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What good franchisors should offer franchisees

Written by Nigel Toplis on Tuesday, 15 May 2018. Posted in Franchise

I’ve often said franchising is a marriage where both parties work towards a common goal. But what exactly are the expectations the two partners should have in mind when forming a union together?

What good franchisors should offer franchisees

In a franchise relationship, the franchisee will bring drive, ambition, hard work, focus and their own business skill-set, while the franchisor will contribute a proven business system, training, marketing and ongoing support.

Different franchisors deliver ongoing support in different ways. For instance, the Bardon Group runs four franchises, so I’m well-versed in the approach, taking support into consideration across Recognition Express, ComputerXplorers, Kall Kwik and Techclean.

To start with, we have people who specialise in the key business disciplines – either directly employed or services we pay for on behalf of franchisees.

So, all the main business areas of marketing, sales, planning, finance, procurement, curriculum development, retail management and training are covered in-house.

Once a franchisor has their support structure in place then they have to make sure they actually deliver ongoing care, which may well see them include: weekly email news updates, monthly hard copy bulletins, additional alerts as developments dictate, telephone support on tap, network meetings and on-site visits from various team members.

Personally, in my role as franchisor, I also like to visit franchisees virtually every week and cover anything from a general catch-up to full business planning.

It’s important that you as a prospective franchisee investigate the service and support of the franchisor and you can do this by meeting with them, reading the business manuals, talking to other franchisees and taking advice from the banks and the bfa. There’s no better time to research the franchisor then before you take the franchise.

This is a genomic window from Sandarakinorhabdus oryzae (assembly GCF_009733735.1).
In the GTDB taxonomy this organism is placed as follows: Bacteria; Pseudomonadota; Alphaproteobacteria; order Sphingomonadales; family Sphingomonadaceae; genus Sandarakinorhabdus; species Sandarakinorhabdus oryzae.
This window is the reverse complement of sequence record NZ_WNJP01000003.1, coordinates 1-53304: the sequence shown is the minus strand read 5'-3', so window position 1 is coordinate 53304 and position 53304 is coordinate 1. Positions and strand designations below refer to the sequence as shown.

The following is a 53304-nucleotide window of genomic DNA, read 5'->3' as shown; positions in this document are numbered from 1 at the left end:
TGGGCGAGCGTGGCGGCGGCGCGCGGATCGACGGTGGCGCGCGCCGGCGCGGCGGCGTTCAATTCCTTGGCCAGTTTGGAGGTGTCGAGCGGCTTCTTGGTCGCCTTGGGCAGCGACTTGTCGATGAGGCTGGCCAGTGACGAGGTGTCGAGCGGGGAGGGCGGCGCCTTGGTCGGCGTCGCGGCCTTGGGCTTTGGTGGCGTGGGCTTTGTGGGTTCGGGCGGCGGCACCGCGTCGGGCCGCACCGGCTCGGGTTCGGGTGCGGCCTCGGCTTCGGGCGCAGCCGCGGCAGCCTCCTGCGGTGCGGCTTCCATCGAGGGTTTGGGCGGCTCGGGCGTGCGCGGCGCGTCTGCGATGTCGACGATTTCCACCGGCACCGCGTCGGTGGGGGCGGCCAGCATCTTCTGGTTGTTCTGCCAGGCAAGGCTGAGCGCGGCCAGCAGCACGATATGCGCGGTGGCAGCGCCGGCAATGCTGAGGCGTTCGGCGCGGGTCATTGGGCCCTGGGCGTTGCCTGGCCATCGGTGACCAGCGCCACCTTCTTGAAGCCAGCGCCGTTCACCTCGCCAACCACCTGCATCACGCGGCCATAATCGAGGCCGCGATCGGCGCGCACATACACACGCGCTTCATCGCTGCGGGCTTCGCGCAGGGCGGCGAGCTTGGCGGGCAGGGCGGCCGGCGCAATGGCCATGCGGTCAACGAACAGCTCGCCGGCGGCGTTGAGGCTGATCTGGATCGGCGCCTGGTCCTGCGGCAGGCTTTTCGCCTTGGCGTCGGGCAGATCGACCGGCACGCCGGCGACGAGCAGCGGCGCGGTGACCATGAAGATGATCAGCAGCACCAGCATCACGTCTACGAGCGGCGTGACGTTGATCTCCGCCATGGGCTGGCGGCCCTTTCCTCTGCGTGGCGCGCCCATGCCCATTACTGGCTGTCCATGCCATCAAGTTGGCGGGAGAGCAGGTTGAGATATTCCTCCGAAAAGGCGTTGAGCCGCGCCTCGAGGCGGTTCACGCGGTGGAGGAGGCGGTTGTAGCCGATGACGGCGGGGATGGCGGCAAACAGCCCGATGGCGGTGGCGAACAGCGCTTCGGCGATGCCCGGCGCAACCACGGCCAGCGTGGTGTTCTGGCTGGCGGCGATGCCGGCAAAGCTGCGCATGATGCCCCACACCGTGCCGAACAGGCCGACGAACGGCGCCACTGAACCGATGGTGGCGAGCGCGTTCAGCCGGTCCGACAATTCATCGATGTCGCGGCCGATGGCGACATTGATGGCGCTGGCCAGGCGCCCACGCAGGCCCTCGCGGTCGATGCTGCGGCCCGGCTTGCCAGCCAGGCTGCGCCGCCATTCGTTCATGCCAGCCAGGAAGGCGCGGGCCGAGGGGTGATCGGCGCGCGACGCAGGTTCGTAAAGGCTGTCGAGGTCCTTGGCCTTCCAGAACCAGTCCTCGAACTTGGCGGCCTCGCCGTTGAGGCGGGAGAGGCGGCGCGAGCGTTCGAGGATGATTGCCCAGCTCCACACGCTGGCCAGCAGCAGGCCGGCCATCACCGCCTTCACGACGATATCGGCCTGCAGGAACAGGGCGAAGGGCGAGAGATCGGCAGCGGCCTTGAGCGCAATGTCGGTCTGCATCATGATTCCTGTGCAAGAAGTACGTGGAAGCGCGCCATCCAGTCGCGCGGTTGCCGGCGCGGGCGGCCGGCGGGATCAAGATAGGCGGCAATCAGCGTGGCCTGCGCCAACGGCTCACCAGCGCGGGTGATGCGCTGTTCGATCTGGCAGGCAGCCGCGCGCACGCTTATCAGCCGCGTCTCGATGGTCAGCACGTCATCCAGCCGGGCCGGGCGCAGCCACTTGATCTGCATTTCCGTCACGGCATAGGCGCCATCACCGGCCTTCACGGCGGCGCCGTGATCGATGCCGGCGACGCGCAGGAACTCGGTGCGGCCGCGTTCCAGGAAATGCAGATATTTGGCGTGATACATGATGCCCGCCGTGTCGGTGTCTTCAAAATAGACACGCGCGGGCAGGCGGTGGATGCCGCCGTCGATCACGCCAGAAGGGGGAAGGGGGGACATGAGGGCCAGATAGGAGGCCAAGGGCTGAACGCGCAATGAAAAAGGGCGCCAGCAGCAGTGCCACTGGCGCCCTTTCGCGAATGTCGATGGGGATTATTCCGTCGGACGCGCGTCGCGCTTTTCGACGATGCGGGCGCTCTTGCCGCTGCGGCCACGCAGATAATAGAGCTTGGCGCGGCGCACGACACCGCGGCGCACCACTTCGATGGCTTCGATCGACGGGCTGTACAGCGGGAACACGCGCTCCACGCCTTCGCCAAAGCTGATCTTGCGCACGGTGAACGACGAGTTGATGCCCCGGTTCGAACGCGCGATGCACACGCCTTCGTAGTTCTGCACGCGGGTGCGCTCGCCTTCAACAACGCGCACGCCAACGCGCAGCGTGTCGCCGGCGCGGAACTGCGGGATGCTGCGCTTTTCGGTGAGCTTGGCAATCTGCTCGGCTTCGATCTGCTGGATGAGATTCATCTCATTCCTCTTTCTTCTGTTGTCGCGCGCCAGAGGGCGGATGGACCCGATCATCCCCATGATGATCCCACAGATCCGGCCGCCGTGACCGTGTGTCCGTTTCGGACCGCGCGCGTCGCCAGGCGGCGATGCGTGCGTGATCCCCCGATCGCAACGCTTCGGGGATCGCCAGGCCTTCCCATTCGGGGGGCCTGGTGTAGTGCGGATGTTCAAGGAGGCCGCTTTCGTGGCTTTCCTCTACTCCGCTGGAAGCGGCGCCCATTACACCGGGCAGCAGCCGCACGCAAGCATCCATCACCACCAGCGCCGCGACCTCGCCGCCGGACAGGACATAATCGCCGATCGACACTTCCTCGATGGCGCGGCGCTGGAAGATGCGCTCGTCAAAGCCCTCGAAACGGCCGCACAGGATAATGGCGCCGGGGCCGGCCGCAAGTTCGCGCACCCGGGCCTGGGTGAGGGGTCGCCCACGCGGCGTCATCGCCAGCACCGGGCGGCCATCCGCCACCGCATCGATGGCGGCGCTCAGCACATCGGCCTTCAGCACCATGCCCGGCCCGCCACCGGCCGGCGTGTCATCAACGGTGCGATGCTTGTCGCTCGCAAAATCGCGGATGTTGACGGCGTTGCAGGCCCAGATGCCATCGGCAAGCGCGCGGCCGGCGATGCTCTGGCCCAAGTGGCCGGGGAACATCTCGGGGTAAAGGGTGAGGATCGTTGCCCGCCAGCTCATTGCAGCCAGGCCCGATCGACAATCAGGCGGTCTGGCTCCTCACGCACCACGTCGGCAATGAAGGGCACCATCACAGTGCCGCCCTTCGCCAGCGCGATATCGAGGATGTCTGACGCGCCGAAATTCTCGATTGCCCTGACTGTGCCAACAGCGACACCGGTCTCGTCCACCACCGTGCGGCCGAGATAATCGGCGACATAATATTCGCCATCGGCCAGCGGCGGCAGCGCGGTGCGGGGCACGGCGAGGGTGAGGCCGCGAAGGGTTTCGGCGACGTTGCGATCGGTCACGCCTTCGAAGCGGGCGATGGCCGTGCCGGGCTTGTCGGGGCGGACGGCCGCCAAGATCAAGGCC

Remember that you'll likely be paying both a licence fee and ongoing royalties. The licence fee gives you the authority to use the franchisor’s proven system, together with the right to use the brand and to take advantage of all the investment that has gone into developing the process, methodologies and tools that are intrinsic to the business.

You will likely also pay an ongoing royalty to the franchisor, which is generally calculated as a percentage of your franchise's turnover.

My old boss used to impress on me that the royalties paid were essentially like a ‘lease payment’ and should encourage us, the franchisor, to continually improve the system, add new tools and examine new business opportunities – and this is what you want from a franchisor.

So what should you expect? You should expect an ethical operation with a proven system, backed up by good collateral, training and business processes with head office support from caring personnel committed to helping you to become a success in that business. 

About the Author

Nigel Toplis

Nigel Toplis

It’s safe to say Toplis has form when it comes to franchising. As managing director of The Bardon Group, he has led the growth of some of the UK’s best-known franchises, including The Zip Yard and Kall Kwik. Toplis lists work as one of his hobbies but he also enjoys his fair share of travel, horse racing and red wine.

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